Design and analysis of solvents in reaction media

Date of Completion

January 2001


Engineering, Chemical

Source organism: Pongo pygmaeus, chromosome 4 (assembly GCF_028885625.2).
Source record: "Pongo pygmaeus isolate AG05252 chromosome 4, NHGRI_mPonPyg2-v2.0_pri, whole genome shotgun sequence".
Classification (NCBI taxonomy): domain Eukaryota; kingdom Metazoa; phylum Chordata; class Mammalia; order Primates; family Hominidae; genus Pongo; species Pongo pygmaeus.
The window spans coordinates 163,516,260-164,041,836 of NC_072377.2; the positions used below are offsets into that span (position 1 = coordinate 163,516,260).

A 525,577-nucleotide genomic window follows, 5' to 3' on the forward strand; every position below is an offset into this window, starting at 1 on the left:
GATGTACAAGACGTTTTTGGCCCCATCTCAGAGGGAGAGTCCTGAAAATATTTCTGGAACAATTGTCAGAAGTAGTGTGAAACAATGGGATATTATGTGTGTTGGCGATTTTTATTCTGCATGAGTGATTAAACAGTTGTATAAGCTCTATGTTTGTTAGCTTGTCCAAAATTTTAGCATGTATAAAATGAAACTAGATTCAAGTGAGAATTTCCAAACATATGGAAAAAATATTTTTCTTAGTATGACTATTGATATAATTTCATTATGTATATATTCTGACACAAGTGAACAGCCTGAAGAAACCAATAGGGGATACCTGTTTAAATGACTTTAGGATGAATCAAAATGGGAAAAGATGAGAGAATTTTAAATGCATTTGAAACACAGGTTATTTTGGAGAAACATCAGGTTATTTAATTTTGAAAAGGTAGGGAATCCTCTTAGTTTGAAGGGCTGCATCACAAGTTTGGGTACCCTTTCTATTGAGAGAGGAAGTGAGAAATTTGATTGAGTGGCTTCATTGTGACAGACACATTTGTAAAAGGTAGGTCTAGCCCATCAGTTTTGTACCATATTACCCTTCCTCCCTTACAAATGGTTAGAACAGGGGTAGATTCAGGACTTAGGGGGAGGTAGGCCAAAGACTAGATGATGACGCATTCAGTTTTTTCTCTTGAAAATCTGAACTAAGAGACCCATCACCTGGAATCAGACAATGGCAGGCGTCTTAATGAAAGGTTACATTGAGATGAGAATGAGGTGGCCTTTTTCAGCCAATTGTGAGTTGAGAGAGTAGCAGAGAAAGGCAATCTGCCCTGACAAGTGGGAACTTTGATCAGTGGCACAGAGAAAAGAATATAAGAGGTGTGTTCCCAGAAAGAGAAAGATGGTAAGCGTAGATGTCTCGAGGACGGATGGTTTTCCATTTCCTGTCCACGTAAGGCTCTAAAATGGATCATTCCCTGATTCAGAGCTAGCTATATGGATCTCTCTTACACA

In this dissertation, a systematic framework for the design and analysis of solvents in reaction systems is developed using computer aided molecular design (CAMD) technique. The framework consists of problem formulation, solution strategy development, and uncertainty analysis. Solvents as mass separation agents (MSAs) to increase the productivity of the reaction play an important role in a fermentation or reversible reaction. A number of solvent characteristics including biocompatibility, inertness, and phase-splitting capability are identified as important properties of the candidate solvent. Group contribution approaches are employed to characterize the relation between physical properties and the structure of the compound. The resulting mathematical programming model is a mixed-integer nonlinear programming (MINLP) model, which involves continuous and binary structural variables. An outer approximation (OA) based algorithm is tailored to solve the MINLP model. Using the above methodology, n-Octane is identified as the optimal solvent for ethanol fermentation with maximum extraction efficiency, while isopropyl propionate and methyl isovalerate are the optimal solvents with the minimum mass flow rate. ^ To overcome the limitation of the OA based algorithm that may end up with a locally optimal solution for solving nonconvex MINLP, a hybrid global optimization approach, namely OA_Global, is developed. It incorporates a soft computing (simulated annealing) approach with outer approximation with equality relaxation and augmented penalty (OA/ER/AP). The simulated annealing method can find a global solution with an asymptotic convergence guarantee in probability. Although the proposed approach is not provably globally optimal, computational experience with benchmark examples and solvent design MINLP models indicate that this approach gives near global optimal solutions. ^ Uncertainty resulting from the physical property modeling is characterized through the flexibility analysis technique on chemical processes. The value of a feasibility function is calculated to measure how the uncertainty issues affect the designed molecules. Due to the multiextremality and nondifferentiability of the feasibility function, novel optimization approaches (BB and BB_ACTIVE) that avoid explicit enumerations are developed to evaluate this feasibility function. Case studies on chemical processes and molecular design indicate that these two approaches are computationally efficient. ^